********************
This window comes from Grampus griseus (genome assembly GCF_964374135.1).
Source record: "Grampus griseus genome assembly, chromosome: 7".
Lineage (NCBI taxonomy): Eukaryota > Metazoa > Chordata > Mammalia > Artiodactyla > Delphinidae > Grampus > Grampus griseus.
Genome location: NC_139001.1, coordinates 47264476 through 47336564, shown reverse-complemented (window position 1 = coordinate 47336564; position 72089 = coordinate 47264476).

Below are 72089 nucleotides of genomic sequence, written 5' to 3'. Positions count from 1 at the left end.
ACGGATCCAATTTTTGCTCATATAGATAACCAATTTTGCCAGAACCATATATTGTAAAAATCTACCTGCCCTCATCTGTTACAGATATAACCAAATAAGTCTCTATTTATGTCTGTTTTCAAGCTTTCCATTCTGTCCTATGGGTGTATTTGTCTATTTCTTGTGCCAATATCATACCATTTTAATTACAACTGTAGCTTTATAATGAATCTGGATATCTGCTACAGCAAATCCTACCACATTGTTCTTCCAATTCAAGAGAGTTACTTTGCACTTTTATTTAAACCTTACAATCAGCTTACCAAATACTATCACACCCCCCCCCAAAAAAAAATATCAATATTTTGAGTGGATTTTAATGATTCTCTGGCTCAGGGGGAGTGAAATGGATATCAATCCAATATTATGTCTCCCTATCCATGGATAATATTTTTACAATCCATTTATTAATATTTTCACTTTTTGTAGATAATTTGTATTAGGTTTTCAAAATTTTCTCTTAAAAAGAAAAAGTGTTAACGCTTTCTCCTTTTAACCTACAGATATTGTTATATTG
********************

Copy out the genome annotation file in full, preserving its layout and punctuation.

This window comes from Grampus griseus (genome assembly GCF_964374135.1).
Source record: "Grampus griseus genome assembly, chromosome: 7".
Lineage (NCBI taxonomy): Eukaryota > Metazoa > Chordata > Mammalia > Artiodactyla > Delphinidae > Grampus > Grampus griseus.
Genome location: NC_139001.1, coordinates 47264476 through 47336564, shown reverse-complemented (window position 1 = coordinate 47336564; position 72089 = coordinate 47264476).

Below are 72089 nucleotides of genomic sequence, written 5' to 3'. Positions count from 1 at the left end.
ACGGATCCAATTTTTGCTCATATAGATAACCAATTTTGCCAGAACCATATATTGTAAAAATCTACCTGCCCTCATCTGTTACAGATATAACCAAATAAGTCTCTATTTATGTCTGTTTTCAAGCTTTCCATTCTGTCCTATGGGTGTATTTGTCTATTTCTTGTGCCAATATCATACCATTTTAATTACAACTGTAGCTTTATAATGAATCTGGATATCTGCTACAGCAAATCCTACCACATTGTTCTTCCAATTCAAGAGAGTTACTTTGCACTTTTATTTAAACCTTACAATCAGCTTACCAAATACTATCACACCCCCCCCCAAAAAAAAATATCAATATTTTGAGTGGATTTTAATGATTCTCTGGCTCAGGGGGAGTGAAATGGATATCAATCCAATATTATGTCTCCCTATCCATGGATAATATTTTTACAATCCATTTATTAATATTTTCACTTTTTGTAGATAATTTGTATTAGGTTTTCAAAATTTTCTCTTAAAAAGAAAAAGTGTTAACGCTTTCTCCTTTTAACCTACAGATATTGTTATATTG